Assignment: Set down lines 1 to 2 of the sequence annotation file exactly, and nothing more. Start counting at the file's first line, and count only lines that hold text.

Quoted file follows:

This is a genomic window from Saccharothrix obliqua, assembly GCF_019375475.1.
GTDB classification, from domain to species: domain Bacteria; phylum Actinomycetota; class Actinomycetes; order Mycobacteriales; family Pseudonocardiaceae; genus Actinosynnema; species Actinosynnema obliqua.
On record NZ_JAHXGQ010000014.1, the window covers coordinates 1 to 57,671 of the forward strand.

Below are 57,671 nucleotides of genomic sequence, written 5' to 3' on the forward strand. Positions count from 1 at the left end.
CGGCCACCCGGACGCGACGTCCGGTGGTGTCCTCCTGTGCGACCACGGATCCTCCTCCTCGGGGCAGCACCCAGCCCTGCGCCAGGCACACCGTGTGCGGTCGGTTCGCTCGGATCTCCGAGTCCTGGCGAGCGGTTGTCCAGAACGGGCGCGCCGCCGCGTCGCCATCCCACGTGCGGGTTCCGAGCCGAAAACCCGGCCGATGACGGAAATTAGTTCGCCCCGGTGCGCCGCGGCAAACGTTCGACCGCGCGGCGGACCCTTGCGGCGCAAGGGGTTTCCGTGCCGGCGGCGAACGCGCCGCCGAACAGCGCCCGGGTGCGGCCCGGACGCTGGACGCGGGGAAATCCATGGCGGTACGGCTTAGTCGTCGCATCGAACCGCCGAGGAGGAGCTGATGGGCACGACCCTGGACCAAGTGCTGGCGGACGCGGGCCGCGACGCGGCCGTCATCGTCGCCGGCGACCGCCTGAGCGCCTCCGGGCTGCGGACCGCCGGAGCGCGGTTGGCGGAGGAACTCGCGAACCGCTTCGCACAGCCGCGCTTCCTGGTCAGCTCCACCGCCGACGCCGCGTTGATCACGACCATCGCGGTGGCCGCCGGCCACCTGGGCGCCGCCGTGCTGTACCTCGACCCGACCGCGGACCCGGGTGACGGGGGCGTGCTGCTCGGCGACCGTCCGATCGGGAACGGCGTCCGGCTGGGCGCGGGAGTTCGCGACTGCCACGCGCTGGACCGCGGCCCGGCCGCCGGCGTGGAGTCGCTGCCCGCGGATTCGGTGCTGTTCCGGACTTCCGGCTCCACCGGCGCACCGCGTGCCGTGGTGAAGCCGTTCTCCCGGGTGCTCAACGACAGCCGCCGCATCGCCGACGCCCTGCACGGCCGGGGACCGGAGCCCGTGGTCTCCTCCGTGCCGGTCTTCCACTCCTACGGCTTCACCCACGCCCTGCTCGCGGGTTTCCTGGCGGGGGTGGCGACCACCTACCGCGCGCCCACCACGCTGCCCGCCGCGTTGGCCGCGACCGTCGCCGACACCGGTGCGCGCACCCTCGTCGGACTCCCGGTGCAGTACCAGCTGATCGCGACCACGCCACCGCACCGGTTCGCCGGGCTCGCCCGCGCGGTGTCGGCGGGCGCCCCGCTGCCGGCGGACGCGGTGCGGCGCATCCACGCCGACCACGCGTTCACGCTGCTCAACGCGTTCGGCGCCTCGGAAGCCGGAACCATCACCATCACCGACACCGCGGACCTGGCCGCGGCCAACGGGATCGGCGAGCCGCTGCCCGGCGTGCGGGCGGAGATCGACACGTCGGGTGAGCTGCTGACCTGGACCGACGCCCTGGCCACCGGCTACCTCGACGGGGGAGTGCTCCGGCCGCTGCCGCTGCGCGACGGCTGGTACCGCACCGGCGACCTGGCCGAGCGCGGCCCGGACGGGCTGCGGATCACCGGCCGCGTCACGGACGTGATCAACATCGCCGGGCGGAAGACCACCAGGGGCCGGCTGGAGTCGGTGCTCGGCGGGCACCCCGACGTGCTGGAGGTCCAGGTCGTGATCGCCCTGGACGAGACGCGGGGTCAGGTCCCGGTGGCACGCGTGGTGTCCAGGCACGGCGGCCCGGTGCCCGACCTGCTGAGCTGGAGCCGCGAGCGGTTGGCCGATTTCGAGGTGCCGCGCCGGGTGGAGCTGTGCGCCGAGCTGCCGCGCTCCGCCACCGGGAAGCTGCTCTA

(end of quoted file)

This is a genomic window from Saccharothrix obliqua, assembly GCF_019375475.1.
GTDB classification, from domain to species: domain Bacteria; phylum Actinomycetota; class Actinomycetes; order Mycobacteriales; family Pseudonocardiaceae; genus Actinosynnema; species Actinosynnema obliqua.